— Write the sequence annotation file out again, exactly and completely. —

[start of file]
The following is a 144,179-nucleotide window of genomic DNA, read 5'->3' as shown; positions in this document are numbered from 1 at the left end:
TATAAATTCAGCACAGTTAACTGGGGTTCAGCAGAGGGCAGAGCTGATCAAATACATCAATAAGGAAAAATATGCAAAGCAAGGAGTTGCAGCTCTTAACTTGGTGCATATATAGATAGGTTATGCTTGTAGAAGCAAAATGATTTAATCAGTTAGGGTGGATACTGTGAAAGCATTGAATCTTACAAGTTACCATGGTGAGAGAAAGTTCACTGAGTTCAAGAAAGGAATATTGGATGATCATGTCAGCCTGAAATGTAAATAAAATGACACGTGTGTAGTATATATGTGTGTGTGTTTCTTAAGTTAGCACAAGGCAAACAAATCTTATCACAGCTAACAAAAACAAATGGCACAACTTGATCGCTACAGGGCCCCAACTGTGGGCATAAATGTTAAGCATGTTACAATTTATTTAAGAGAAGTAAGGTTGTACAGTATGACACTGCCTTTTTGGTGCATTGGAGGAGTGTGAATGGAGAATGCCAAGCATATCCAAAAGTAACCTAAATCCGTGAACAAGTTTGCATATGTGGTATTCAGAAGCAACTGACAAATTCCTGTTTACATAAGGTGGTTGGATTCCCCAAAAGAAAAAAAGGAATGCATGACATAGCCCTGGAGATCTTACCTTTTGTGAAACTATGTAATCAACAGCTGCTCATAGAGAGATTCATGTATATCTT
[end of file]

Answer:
The following is a 144,179-nucleotide window of genomic DNA, read 5'->3' as shown; positions in this document are numbered from 1 at the left end:
TATAAATTCAGCACAGTTAACTGGGGTTCAGCAGAGGGCAGAGCTGATCAAATACATCAATAAGGAAAAATATGCAAAGCAAGGAGTTGCAGCTCTTAACTTGGTGCATATATAGATAGGTTATGCTTGTAGAAGCAAAATGATTTAATCAGTTAGGGTGGATACTGTGAAAGCATTGAATCTTACAAGTTACCATGGTGAGAGAAAGTTCACTGAGTTCAAGAAAGGAATATTGGATGATCATGTCAGCCTGAAATGTAAATAAAATGACACGTGTGTAGTATATATGTGTGTGTGTTTCTTAAGTTAGCACAAGGCAAACAAATCTTATCACAGCTAACAAAAACAAATGGCACAACTTGATCGCTACAGGGCCCCAACTGTGGGCATAAATGTTAAGCATGTTACAATTTATTTAAGAGAAGTAAGGTTGTACAGTATGACACTGCCTTTTTGGTGCATTGGAGGAGTGTGAATGGAGAATGCCAAGCATATCCAAAAGTAACCTAAATCCGTGAACAAGTTTGCATATGTGGTATTCAGAAGCAACTGACAAATTCCTGTTTACATAAGGTGGTTGGATTCCCCAAAAGAAAAAAAGGAATGCATGACATAGCCCTGGAGATCTTACCTTTTGTGAAACTATGTAATCAACAGCTGCTCATAGAGAGATTCATGTATATCTT